“We got video from the cab, and it showed not only that the police officer was not anywhere in the camera frame, but also that the cab was speeding,” he said. “If it had just been going the speed limit, the accident would have been completely avoided.”
Brent got a $1.3 million verdict.
Finally, one of Brent’s most memorable cases involved “a star-crossed Silicon Valley executive”: Nextdoor CEO Nirov Tolia, whose company promotes neighborly values. Tolia had been driving home on Highway 101 from San Francisco International Airport in his black BMW when he merged into another lane, causing a Mazda Miata to spin out of control, cross a number of lanes and smash into a median. Instead of stopping and calling police, Tolia unlawfully left the scene. He was later arrested and charged with felony hit and run.
In the criminal case, a judge reduced the charge from a felony to a misdemeanor and ultimately Tolia pleaded no contest to leaving the scene of an accident. For Brent’s part, the civil case ended up settling for an undisclosed amount. “The irony is clear: Here’s this CEO touting this company for its neighborly values, and in a situation that calls for the precise values he’s touting, he runs away,” Brent said.
In trial, Brent’s approach typically centers on telling his client’s story through visuals, rather than through a long, drawn-out narrative. He believes whole-heartedly in showing the jury exactly what happened to his client and putting them at the scene so they may see what it looked like. That technique, he said, is very helpful to explaining why the defendant is at fault.
“So in the (taxicab) case, we had the video broken down frame by frame so (the jurors) could go through it themselves and see what could be seen,” Brent said. His firm also uses computer-generated animations in cases where reconstructing accident scenes and property flaws better illustrates a defendant’s wrongdoing.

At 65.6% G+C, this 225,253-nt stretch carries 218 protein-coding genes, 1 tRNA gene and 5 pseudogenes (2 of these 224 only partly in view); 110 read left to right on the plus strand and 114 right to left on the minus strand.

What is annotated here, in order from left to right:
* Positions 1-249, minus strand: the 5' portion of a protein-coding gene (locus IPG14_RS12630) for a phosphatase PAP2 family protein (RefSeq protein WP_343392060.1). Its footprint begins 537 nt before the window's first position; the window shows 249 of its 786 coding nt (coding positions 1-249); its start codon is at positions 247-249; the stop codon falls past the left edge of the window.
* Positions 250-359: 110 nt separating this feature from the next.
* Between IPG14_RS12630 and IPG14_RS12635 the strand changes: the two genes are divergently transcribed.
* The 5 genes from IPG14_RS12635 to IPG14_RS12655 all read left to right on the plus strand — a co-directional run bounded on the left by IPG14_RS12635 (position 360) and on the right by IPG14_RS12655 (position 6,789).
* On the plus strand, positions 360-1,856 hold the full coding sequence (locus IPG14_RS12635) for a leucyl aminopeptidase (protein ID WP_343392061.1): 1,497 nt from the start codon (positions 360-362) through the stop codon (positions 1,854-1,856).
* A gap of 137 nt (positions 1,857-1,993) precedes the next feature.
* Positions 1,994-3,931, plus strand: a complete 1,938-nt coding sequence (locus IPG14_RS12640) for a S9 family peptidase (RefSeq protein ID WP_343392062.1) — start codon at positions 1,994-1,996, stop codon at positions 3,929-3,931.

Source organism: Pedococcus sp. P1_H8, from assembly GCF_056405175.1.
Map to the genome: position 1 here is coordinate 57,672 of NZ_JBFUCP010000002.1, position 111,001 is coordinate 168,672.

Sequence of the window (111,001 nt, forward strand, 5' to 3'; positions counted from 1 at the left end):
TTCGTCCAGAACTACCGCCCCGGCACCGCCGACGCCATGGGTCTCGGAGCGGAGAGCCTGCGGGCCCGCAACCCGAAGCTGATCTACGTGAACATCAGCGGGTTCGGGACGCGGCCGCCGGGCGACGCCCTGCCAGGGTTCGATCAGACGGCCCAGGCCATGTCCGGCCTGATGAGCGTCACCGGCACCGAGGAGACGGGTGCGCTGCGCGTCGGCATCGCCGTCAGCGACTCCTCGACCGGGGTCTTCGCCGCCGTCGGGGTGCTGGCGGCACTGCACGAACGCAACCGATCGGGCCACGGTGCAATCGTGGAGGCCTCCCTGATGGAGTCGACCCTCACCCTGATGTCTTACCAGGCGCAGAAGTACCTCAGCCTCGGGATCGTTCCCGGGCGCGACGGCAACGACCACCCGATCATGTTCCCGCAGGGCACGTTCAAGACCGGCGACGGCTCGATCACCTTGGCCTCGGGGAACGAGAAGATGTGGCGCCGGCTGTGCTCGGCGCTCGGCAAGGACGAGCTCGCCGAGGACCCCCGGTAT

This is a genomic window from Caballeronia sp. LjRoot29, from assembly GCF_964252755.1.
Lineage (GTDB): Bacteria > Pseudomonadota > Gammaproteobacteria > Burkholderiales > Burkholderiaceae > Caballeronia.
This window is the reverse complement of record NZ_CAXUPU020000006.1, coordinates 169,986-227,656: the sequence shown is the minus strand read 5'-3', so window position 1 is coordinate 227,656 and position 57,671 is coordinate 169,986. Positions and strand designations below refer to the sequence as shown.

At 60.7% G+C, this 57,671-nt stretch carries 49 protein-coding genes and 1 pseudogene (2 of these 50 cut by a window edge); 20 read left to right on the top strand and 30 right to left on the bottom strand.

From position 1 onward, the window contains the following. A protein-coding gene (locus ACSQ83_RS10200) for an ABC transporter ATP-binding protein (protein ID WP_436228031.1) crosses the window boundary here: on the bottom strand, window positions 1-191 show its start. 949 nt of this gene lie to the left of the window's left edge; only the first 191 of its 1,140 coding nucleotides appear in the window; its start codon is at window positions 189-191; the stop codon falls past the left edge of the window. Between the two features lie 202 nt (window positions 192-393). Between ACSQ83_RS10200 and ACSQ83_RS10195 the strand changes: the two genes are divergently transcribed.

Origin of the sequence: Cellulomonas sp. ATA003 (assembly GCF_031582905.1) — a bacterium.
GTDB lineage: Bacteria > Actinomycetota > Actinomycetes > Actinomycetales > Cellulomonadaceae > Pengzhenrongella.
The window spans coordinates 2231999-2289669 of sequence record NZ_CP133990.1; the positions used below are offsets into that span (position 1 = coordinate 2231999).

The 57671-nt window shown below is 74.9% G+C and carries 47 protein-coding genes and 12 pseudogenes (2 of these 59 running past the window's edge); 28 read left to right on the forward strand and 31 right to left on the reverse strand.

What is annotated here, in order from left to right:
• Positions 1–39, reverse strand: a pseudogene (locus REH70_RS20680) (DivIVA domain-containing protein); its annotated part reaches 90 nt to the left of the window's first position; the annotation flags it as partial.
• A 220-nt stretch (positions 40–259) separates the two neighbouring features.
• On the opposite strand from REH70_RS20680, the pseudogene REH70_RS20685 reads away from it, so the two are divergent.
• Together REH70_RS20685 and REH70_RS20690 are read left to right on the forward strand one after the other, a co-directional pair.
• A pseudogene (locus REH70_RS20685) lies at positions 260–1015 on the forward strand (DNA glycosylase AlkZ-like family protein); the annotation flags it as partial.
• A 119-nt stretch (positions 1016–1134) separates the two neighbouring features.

Alternative career: Chef
When he’s not working, Brent is an avid foodie who loves cooking. In fact, he said if he hadn’t gone into law, he would have become a chef. He had always dreamed of going to cooking school in Paris, and as it turns out, he was able to take a couple of months off to attend a leading chef’s school in the French capital.
“It was a pretty amazing experience,” he said. “It was extremely intense, I can tell you that. Chef’s work is so hard; those guys really work hard. But I love cooking.”
Brent also enjoys sports, yoga and bicycling. At one time, he had been an avid runner, but that was before his knees completely gave out, he said.
For those whose dreams may be more along the lines of his successes, Brent advised such aspiring lawyers to buckle down and do the necessary work. But also don’t be afraid to make waves when it feels right.
“Try to make a difference in this world – for the better,” he said. “As a lawyer, I would say work as hard as you can to achieve a just result. That’s the best you can do.”
2017 by the author.